News

"Bully boy tactics" used in police investigation

NOT HAPPY: Greyhound trainer Cyril Wilson is angry his daughter, 15, was hauled out of school and interviewed by police without his knowledge or legal representation.
NOT HAPPY: Greyhound trainer Cyril Wilson is angry his daughter, 15, was hauled out of school and interviewed by police without his knowledge or legal representation. DAVID NIELSEN

A ROSEWOOD greyhound trainer is ropable his daughter was dragged out of school and made to participate in a coercive police interview without consent or legal representation.

The teen, 15, who the Queensland Times has chosen not to name, was hauled out of class on the morning her father was charged with live baiting offences.

Cyril Wilson, 63, is facing five animal cruelty offences alleged to have occurred between August 31, 2014 and January 9, 2015.

Mr Wilson told the QT he plans on defending the charges.

But it is the treatment of his daughter at the hands of police which has him angry.

Mr Wilson said it was not until he was released on bail in the afternoon he learnt about what had happened to his daughter.

He said at no stage was she offered the opportunity to contact her parents.

"I have no doubt when this story is published I will get backlash from the police," he said.

"I live in constant fear now for my safety and that of my family because of the police and the way they have treated our family.

"As a father it is my duty to protect my daughter . . . but who protects you against the protectors."

Mr Wilson's daughter told the QT she was fearful and confused during the hour-long police interview.

She started crying when recalling her experience.

"I had no idea what was happening . . . I was really scared," she said.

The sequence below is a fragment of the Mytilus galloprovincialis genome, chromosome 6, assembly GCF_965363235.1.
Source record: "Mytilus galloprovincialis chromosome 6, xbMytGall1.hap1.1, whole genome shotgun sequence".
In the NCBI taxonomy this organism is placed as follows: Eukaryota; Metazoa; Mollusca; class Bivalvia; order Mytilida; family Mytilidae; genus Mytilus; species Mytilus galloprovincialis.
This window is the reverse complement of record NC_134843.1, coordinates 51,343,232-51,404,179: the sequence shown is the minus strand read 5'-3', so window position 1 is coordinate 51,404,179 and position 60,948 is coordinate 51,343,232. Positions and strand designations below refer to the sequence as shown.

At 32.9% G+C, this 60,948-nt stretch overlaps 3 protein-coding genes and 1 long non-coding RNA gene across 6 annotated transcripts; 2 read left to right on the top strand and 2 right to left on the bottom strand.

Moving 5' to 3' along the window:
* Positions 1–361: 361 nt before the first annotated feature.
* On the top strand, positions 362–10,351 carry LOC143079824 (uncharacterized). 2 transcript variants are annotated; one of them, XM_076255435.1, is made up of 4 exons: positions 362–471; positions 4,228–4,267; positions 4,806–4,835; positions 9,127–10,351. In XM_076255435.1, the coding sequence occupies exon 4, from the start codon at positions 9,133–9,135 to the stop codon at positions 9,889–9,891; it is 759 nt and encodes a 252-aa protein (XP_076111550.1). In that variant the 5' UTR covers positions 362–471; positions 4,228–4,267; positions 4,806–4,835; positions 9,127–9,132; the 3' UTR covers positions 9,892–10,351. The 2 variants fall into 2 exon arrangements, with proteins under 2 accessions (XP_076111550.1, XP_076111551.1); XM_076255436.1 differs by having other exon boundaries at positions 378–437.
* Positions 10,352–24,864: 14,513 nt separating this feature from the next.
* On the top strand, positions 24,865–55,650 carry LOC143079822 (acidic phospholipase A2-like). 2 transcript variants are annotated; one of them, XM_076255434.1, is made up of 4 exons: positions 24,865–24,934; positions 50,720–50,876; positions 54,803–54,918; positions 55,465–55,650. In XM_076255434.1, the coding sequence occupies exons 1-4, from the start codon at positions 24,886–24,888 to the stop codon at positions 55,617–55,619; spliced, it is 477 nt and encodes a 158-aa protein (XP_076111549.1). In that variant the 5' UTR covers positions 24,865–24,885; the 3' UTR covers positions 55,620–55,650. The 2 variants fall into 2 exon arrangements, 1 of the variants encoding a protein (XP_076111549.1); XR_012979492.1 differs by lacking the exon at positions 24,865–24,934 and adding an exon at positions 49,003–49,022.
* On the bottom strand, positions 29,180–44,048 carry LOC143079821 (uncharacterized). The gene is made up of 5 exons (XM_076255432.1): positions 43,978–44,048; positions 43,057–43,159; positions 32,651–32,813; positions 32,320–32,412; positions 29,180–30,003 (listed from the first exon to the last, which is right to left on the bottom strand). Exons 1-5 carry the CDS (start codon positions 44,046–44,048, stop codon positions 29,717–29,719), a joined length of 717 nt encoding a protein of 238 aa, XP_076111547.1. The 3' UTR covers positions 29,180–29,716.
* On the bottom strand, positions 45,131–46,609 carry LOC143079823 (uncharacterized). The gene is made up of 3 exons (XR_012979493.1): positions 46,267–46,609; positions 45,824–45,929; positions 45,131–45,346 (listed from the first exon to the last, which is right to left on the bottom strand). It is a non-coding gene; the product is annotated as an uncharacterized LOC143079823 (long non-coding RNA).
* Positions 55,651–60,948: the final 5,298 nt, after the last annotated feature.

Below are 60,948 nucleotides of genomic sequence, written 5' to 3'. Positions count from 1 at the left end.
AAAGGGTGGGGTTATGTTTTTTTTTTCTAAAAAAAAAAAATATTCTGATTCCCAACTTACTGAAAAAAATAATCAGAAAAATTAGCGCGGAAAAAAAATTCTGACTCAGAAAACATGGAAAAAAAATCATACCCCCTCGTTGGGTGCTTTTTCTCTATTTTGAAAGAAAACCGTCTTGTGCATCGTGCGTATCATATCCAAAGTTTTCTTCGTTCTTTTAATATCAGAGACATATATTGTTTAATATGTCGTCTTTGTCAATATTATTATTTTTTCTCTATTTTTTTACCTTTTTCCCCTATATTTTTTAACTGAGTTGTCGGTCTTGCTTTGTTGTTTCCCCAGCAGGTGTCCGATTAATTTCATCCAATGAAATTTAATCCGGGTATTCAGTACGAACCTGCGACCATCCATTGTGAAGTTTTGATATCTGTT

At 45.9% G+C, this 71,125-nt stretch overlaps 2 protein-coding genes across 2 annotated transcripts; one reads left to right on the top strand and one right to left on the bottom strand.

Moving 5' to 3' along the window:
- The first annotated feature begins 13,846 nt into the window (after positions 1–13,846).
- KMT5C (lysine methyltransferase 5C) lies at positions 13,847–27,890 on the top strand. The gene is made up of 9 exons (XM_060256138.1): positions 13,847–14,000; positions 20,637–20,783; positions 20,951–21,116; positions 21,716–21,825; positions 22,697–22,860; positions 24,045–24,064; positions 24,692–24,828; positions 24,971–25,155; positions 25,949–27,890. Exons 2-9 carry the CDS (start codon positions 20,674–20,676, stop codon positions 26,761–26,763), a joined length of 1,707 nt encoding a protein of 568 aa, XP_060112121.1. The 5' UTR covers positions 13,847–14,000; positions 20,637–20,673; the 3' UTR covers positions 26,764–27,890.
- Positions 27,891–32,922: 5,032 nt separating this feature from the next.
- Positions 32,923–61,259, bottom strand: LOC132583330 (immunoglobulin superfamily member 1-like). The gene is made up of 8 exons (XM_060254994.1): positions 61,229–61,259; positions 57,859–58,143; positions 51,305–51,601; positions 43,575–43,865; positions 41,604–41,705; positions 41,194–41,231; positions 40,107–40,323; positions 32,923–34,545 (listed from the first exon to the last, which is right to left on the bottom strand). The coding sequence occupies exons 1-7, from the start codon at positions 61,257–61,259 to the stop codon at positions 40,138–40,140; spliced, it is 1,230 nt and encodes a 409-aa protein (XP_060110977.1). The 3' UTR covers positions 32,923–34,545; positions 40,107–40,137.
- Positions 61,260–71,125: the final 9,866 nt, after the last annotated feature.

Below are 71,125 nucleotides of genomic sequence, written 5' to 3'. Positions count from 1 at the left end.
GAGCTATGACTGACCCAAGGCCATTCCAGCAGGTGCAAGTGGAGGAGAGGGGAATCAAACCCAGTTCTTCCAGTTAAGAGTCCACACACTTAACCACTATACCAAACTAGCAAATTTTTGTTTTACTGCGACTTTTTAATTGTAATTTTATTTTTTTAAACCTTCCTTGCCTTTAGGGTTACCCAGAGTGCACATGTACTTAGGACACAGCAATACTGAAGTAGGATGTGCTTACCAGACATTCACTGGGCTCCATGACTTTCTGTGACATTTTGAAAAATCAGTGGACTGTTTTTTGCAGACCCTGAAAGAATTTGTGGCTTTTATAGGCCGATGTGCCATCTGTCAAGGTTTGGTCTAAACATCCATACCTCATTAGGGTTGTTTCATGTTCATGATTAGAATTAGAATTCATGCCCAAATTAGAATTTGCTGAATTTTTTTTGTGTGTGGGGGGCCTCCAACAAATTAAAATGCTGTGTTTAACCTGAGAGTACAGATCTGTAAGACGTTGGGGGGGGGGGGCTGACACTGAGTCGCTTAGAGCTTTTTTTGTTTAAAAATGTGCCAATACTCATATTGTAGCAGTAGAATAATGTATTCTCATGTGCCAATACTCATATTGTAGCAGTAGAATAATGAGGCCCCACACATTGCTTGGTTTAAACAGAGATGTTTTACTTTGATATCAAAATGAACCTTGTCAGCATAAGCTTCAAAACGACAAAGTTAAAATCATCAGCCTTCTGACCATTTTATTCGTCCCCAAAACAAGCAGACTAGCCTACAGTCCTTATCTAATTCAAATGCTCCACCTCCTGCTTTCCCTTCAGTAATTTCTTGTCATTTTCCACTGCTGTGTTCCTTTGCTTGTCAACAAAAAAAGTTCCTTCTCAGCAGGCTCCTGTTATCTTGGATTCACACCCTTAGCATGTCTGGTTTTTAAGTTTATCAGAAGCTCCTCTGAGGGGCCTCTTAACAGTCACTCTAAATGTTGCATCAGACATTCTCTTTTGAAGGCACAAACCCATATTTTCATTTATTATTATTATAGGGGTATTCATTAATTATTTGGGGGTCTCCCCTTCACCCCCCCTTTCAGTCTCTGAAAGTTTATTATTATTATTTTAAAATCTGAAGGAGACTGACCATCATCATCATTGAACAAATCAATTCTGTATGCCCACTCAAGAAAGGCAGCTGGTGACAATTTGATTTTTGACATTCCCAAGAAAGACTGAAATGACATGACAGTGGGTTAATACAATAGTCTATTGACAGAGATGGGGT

"They set up a camera and started recording what I was saying.

"They were asking heaps of questions about our family and our animals."

The teen said she was told her parents had been contacted and were aware of what was happening.

She told the QT when she got home she learnt her parents had not been contacted.

"Never at any stage did the police tell me why they were interviewing me," she said.

"I was so upset, confused and embarrassed at getting pulled out of class by the police in front of all my friends."

Mr Wilson said his daughter now has to walk around with a legal letter in her pocket in case police approach her.

He said the actions of police were deplorable.

"This tactic, these bully boy gutter tactics, can happen to anyone," he said.

"No person should have to walk around with a legal letter in their pocket so they are not harassed by the police, especially a teenager who has done nothing wrong. This whole thing is ripping the guts out of our family - I get so emotional just thinking about what they put my beautiful girl through."

The Queensland Police Service said in a statement to the Queensland Times there are strict legislative requirements surrounding the interview of minors.

"There are several instances in which police may need to interview a child," it said.

"Under certain legislation there is provision for police to interview children without the prior knowledge of a parent or long term guardian/s."

Topics:  daughter, ipswich, police



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